The first and foremost difference between the two buildings is the size and shape of the structures. Samvidhan Sadan was circular in nature. However, the new building, designed by noted architect Bimal Patel, is triangular in shape. Moreover, the new building, built at an estimated cost of Rs 970 crore, is four-storeys high and spread over 64,500 square metres.
Constructed by Tata Projects Ltd, the new building has a constitution hall, a lounge for MPs, a library, multiple committee rooms, dining areas as well as ample parking space. It also houses almost 5,000 art pieces.
Security personnel at the new Parliament building on the first day of the special session of Parliament, in New Delhi. PTI
The building has six entrances – the Gaja Dwar, Ashwa Dwar, Garuda Dwar, Makar Dwar, Shardula Dwar and Hamsa Dwar. Each one of these doors has a sculptor of a guardian animal – some of them mythological creatures – and they represent different aspects of Indian history and culture. They have been placed as doorkeepers.
It is important to note here that the material used for the new building has been sourced from across the country. For instance, the teakwood used in the building is sourced from Nagpur in Maharashtra, whereas the red and white sandstone comes from Sarmathura in Rajasthan. The Kesharia green stone has been procured from Udaipur, the red granite from Lakha near Ajmer and the white marble has been sourced from Ambaji in Rajasthan.
The steel structure for the false ceilings in the chambers comes from Daman and Diu while all the furniture inside the building has been crafted in Mumbai. The stone ‘jaali’ (lattice) works dotting the building were sourced from Rajnagar in Rajasthan and Noida in Uttar Pradesh.
The Ashoka Emblem has been built from material sources from Aurangabad, Jaipur. The Ashok Chakra donning the massive walls of the Lok Sabha and the Rajya Sabha chambers and the exteriors of the Parliament building were procured from Indore in Madhya Pradesh.

Inside new Parliament building
The new Parliament complex will have a grand Constitution Hall to display the “democratic heritage” of the country. Unlike the existing complex, the new Parliament does not have a Central Hall.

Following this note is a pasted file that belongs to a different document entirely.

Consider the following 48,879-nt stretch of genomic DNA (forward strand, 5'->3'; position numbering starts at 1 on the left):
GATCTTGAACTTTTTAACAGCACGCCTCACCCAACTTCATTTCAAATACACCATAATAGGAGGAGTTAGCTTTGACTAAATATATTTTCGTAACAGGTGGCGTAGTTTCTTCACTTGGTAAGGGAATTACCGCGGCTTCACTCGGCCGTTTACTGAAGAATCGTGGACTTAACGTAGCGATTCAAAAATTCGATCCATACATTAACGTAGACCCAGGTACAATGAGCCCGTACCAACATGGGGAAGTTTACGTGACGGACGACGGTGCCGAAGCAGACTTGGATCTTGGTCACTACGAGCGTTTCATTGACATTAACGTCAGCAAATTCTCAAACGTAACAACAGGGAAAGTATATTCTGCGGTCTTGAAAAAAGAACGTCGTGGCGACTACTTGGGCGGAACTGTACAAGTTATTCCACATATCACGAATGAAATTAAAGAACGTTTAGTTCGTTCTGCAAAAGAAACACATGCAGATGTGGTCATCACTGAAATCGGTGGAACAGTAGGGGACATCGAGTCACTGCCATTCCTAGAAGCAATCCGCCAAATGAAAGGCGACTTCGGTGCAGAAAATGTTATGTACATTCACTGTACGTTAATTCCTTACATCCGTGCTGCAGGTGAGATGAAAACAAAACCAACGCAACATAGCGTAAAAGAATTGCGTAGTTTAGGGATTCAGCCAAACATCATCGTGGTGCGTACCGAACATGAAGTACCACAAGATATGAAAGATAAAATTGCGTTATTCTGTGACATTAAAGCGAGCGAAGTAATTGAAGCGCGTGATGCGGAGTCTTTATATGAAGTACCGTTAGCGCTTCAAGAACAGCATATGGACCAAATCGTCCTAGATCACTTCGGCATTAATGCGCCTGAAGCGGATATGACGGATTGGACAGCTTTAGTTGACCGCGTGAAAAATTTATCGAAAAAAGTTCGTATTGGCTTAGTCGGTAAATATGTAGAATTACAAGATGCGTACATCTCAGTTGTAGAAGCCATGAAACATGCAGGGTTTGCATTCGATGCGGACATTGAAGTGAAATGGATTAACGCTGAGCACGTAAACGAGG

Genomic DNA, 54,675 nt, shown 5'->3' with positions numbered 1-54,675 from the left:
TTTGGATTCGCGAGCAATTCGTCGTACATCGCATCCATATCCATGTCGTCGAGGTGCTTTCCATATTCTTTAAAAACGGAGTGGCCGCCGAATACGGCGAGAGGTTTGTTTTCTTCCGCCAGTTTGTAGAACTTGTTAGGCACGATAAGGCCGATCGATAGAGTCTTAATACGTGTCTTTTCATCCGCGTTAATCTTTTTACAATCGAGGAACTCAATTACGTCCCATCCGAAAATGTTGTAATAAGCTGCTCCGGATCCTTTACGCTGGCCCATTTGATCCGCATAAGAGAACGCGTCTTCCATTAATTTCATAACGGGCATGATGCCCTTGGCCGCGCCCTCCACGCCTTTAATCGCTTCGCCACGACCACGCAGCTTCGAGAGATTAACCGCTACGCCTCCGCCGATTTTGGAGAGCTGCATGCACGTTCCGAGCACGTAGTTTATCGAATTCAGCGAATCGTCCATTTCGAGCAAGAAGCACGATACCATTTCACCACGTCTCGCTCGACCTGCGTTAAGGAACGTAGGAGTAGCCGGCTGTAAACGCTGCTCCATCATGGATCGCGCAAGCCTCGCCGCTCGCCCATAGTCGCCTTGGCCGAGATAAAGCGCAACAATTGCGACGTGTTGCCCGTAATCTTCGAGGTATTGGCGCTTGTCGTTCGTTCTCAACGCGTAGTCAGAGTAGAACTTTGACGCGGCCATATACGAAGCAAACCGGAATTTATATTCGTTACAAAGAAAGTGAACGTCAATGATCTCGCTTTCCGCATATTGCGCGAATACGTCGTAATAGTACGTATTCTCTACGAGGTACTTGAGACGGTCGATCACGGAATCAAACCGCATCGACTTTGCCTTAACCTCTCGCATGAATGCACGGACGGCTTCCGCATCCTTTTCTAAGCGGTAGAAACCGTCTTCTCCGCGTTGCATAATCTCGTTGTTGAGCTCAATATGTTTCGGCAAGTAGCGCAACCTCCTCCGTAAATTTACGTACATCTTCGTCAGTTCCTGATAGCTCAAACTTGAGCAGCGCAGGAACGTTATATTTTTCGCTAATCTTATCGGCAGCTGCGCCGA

Based on the peacock theme, the new Lok Sabha chamber is three times bigger than the one in the existing building. The new Rajya Sabha hall is built on the lotus theme – India’s national flower.
A statue of Mahatma Gandhi is pictured next to India’s new parliament building in New Delhi. Reuters
Last July, Prime Minister Modi had unveiled the National Emblem cast on the roof of the new Parliament building. The 6.5-metre-high bronze emblem weighs 9,500 kg. The new Parliament building is also equipped with six granite statues of important personalities, including freedom struggle leaders. Moreover, there are four galleries each for Lok Sabha and Rajya Sabha, three India galleries, a Constitution gallery and three ceremonial foyers.
The new complex also features portraits of Mahatma Gandhi, Subhas Chandra Bose and also prime ministers of India, as per News18.
The new Parliament building houses over 5,000 pieces of art from across the country, representing sanatan parampara that continued over thousands of years. PTI
Each wall inside the building also showcase different themes such as the contribution of tribal and women leaders, noted Indian Express.
The official vision document for the new Parliament building says: “The artworks and its installation represent sanatan parampara that continued over thousands of years. Along with that, the overall theme is designed keeping in mind the study of vaastu shastra and maintaining the character of the building.”
The artworks will “depict Indian ethos and identity, related to both the civilisation and culture”, an official told Indian Express.
With inputs from agencies